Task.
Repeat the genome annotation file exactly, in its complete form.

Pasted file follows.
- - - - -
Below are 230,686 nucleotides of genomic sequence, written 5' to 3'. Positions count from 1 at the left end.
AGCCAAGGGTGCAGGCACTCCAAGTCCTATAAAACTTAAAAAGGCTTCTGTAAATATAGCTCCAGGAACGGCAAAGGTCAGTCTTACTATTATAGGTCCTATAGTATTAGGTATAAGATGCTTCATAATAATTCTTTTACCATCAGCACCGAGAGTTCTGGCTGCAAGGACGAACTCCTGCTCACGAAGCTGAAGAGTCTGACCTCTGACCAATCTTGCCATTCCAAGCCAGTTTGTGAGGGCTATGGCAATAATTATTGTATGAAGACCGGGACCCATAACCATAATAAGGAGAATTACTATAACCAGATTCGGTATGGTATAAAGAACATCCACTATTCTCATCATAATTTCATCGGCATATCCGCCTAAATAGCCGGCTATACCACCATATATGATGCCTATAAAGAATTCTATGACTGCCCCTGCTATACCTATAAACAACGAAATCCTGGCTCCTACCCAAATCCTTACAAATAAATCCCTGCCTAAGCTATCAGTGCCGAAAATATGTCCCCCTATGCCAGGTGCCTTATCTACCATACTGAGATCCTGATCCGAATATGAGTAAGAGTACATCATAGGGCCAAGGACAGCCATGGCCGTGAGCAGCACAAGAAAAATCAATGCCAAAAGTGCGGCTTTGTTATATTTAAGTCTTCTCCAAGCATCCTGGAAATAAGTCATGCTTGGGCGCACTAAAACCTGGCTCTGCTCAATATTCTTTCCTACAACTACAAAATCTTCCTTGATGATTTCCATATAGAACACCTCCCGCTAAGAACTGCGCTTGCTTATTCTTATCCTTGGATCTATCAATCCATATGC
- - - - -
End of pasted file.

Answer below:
Below are 230,686 nucleotides of genomic sequence, written 5' to 3'. Positions count from 1 at the left end.
AGCCAAGGGTGCAGGCACTCCAAGTCCTATAAAACTTAAAAAGGCTTCTGTAAATATAGCTCCAGGAACGGCAAAGGTCAGTCTTACTATTATAGGTCCTATAGTATTAGGTATAAGATGCTTCATAATAATTCTTTTACCATCAGCACCGAGAGTTCTGGCTGCAAGGACGAACTCCTGCTCACGAAGCTGAAGAGTCTGACCTCTGACCAATCTTGCCATTCCAAGCCAGTTTGTGAGGGCTATGGCAATAATTATTGTATGAAGACCGGGACCCATAACCATAATAAGGAGAATTACTATAACCAGATTCGGTATGGTATAAAGAACATCCACTATTCTCATCATAATTTCATCGGCATATCCGCCTAAATAGCCGGCTATACCACCATATATGATGCCTATAAAGAATTCTATGACTGCCCCTGCTATACCTATAAACAACGAAATCCTGGCTCCTACCCAAATCCTTACAAATAAATCCCTGCCTAAGCTATCAGTGCCGAAAATATGTCCCCCTATGCCAGGTGCCTTATCTACCATACTGAGATCCTGATCCGAATATGAGTAAGAGTACATCATAGGGCCAAGGACAGCCATGGCCGTGAGCAGCACAAGAAAAATCAATGCCAAAAGTGCGGCTTTGTTATATTTAAGTCTTCTCCAAGCATCCTGGAAATAAGTCATGCTTGGGCGCACTAAAACCTGGCTCTGCTCAATATTCTTTCCTACAACTACAAAATCTTCCTTGATGATTTCCATATAGAACACCTCCCGCTAAGAACTGCGCTTGCTTATTCTTATCCTTGGATCTATCAATCCATATGC